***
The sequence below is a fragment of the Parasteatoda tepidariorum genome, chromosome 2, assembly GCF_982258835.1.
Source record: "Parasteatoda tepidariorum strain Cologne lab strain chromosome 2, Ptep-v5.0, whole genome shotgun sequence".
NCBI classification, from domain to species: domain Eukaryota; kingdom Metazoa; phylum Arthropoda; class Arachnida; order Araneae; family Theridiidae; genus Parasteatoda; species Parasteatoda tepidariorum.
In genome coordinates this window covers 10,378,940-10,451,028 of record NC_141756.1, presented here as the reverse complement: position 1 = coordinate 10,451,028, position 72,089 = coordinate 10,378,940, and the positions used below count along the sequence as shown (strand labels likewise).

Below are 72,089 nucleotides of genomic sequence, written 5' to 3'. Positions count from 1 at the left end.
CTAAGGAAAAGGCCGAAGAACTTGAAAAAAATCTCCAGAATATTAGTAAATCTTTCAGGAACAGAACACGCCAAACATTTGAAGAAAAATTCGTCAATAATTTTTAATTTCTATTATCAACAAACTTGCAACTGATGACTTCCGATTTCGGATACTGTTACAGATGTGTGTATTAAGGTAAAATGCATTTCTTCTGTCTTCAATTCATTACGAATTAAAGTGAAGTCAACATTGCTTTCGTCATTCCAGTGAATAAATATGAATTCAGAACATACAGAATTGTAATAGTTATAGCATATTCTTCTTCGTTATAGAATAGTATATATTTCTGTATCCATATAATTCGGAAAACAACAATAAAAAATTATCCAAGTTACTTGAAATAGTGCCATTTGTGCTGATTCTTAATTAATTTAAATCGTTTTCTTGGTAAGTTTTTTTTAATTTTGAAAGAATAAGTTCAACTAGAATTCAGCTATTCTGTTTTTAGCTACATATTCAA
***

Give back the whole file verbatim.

The sequence below is a fragment of the Parasteatoda tepidariorum genome, chromosome 2, assembly GCF_982258835.1.
Source record: "Parasteatoda tepidariorum strain Cologne lab strain chromosome 2, Ptep-v5.0, whole genome shotgun sequence".
NCBI classification, from domain to species: domain Eukaryota; kingdom Metazoa; phylum Arthropoda; class Arachnida; order Araneae; family Theridiidae; genus Parasteatoda; species Parasteatoda tepidariorum.
In genome coordinates this window covers 10,378,940-10,451,028 of record NC_141756.1, presented here as the reverse complement: position 1 = coordinate 10,451,028, position 72,089 = coordinate 10,378,940, and the positions used below count along the sequence as shown (strand labels likewise).

Below are 72,089 nucleotides of genomic sequence, written 5' to 3'. Positions count from 1 at the left end.
CTAAGGAAAAGGCCGAAGAACTTGAAAAAAATCTCCAGAATATTAGTAAATCTTTCAGGAACAGAACACGCCAAACATTTGAAGAAAAATTCGTCAATAATTTTTAATTTCTATTATCAACAAACTTGCAACTGATGACTTCCGATTTCGGATACTGTTACAGATGTGTGTATTAAGGTAAAATGCATTTCTTCTGTCTTCAATTCATTACGAATTAAAGTGAAGTCAACATTGCTTTCGTCATTCCAGTGAATAAATATGAATTCAGAACATACAGAATTGTAATAGTTATAGCATATTCTTCTTCGTTATAGAATAGTATATATTTCTGTATCCATATAATTCGGAAAACAACAATAAAAAATTATCCAAGTTACTTGAAATAGTGCCATTTGTGCTGATTCTTAATTAATTTAAATCGTTTTCTTGGTAAGTTTTTTTTAATTTTGAAAGAATAAGTTCAACTAGAATTCAGCTATTCTGTTTTTAGCTACATATTCAA